Dr Nancy Baraza is looking resplendent in a dark skirt suit and pearls. Does she always look this good? I ask her aloud.
“Yes,” she says. “I am teaching and training lawyers, judges and chief justices of the future. I tell them this is how lawyers dress.”
The first deputy Chief Justice under the 2010 Constitution, Ms Baraza had big plans for her career before it all ended after an incident at the Village Market in Nairobi.
After serving as deputy chief justice, she had her eyes set on the top job of Chief Justice.
She had planned to retire to the classroom, shaping the next crop of young lawyers.
Those plans changed dramatically when she behave inappropriately towards a security guard. Everything went south from then on. She was ousted before the end of her term.
Back then, she was the most powerful woman in the Judiciary. She even had a hotline to the President.
But it was the other phone that kept ringing.
“I got invitations to places I couldn’t keep up with. But once the job went, they all fled. No calls. No invitations. In fact, I am reminded Ndemo (former PS, Ministry of Information and Communication) once wrote something about that. I should call him so we can have a good laugh,” she says.
About her removal from office, she says: “My experience was bad. It was horrible. I was treated maliciously.”
To this day, she believes that she got the thrashing because she was a woman.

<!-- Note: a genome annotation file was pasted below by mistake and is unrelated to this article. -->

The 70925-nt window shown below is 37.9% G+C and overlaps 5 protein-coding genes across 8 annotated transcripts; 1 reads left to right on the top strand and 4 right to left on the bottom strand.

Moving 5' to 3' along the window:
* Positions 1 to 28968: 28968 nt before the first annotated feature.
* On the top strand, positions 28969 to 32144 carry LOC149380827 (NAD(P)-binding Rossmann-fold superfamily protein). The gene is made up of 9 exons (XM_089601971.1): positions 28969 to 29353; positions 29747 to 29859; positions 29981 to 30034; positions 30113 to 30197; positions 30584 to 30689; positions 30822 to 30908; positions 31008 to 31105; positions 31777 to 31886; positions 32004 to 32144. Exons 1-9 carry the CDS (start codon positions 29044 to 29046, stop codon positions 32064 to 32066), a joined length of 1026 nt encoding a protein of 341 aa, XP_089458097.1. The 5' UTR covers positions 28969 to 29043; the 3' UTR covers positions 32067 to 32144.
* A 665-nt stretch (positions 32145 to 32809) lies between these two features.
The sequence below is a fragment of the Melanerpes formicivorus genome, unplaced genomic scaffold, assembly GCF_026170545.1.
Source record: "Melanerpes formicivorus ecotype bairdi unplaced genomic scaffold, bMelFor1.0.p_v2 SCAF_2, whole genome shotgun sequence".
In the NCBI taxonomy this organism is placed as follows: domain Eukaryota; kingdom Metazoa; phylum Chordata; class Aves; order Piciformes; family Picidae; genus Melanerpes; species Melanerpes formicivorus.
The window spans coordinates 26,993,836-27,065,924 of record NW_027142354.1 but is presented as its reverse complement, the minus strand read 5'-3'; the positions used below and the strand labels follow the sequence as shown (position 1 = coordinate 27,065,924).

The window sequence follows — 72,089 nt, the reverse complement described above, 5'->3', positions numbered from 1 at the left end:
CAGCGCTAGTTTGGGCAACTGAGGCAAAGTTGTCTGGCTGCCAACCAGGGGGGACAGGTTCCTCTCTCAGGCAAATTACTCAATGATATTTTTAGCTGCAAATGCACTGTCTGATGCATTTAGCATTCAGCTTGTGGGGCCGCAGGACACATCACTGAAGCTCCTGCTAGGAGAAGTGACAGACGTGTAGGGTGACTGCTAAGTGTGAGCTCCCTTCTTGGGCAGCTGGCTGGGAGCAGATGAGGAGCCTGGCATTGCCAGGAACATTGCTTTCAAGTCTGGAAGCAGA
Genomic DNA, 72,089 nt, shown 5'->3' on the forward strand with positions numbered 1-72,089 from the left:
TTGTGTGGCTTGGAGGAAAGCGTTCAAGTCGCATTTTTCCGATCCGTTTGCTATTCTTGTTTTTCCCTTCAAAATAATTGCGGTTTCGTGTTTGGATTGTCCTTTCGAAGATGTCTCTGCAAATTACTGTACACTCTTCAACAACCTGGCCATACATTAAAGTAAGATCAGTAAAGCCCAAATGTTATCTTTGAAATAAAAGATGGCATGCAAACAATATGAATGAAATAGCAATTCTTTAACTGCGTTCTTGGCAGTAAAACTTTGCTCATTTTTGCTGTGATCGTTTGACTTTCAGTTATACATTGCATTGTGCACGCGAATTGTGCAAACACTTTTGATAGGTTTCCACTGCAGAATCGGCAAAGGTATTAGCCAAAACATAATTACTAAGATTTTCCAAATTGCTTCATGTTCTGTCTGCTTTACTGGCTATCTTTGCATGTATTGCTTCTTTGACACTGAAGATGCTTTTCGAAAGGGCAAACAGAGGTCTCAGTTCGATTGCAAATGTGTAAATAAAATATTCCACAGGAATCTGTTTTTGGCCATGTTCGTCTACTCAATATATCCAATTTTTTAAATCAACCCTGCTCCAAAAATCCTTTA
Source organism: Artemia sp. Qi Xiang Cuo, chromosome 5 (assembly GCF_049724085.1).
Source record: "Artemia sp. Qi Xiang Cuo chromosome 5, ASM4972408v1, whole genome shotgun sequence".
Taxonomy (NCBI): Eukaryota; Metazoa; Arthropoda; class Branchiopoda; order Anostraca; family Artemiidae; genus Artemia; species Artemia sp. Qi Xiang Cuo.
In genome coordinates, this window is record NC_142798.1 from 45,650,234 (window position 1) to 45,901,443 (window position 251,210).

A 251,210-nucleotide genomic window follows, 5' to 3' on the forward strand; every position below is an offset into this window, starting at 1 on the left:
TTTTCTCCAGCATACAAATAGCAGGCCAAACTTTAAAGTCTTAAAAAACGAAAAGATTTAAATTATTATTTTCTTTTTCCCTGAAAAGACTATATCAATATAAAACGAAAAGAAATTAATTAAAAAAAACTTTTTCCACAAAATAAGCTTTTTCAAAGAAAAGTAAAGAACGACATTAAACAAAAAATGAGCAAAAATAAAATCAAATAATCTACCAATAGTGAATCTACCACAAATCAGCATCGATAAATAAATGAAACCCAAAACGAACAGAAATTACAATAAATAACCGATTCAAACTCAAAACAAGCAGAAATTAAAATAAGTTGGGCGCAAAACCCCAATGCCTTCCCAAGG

“Had I been a man, I wouldn’t have been treated that way. If you use Nancy to set the standards of ethics and integrity, then stick to those standards,” she says.
LIFE AT UON
Dr Baraza is a Quaker and found comfort in prayer and meditation.
“My name was totally messed up. Nobody wanted to relate to me. Even if I wanted to practice, nobody wanted to give me work.”
But she has put all that behind her. You don’t drive a girl out of town, she says.
“If you drive a girl out of the city, she will always get ideas.” So, what is she up to these days?
After she was removed as deputy chief justice, she started farming on her 200 acres in Kwale County where she grows pineapples.
She also keeps 200 goats and was recently in Dubai and Qatar to “look for international markets” for her goats.
However, on a typical day, one is more likely to find her in her massive, white-and-baby-blue office at the University Of Nairobi’s School of Law, Parklands Campus.
She was recently appointed chairperson of the Public Law department.
When she is not in class teaching — she says she does not carry notes to the lecture hall — she is running the department.
The word “awesome” keeps rolling off her tongue.
“University of Nairobi is an awesome place, full of rich tradition. They are treating me very well. I mean, look at this office!” she says.
“I love what I am doing now. I want to revitalise the department. We have a new dean, we have a new management. Everything is so organised and neat. Please write that,” she says.
Ms Baraza also took time to work on her PhD, which she completed in December last year. Her thesis was on Gender and Human Rights. She successfully defended it and graduated from the University of Nairobi. So now you can call her Dr Nancy Baraza.
She agreed to this interview chiefly because she wants to clear up something she read in the newspapers about herself.
Someone analysed the politics of Bungoma County and listed Ms Baraza as one of the top contenders for the woman representative seat.
No, she is not running for office. Politics is not on her agenda, at least for now. She says she is quite happy as a lecturer.
“If I get into politics, I would like to run for governor of Bungoma or Nairobi. Not the Woman Rep seat. I think I am fit for the governor’s job.”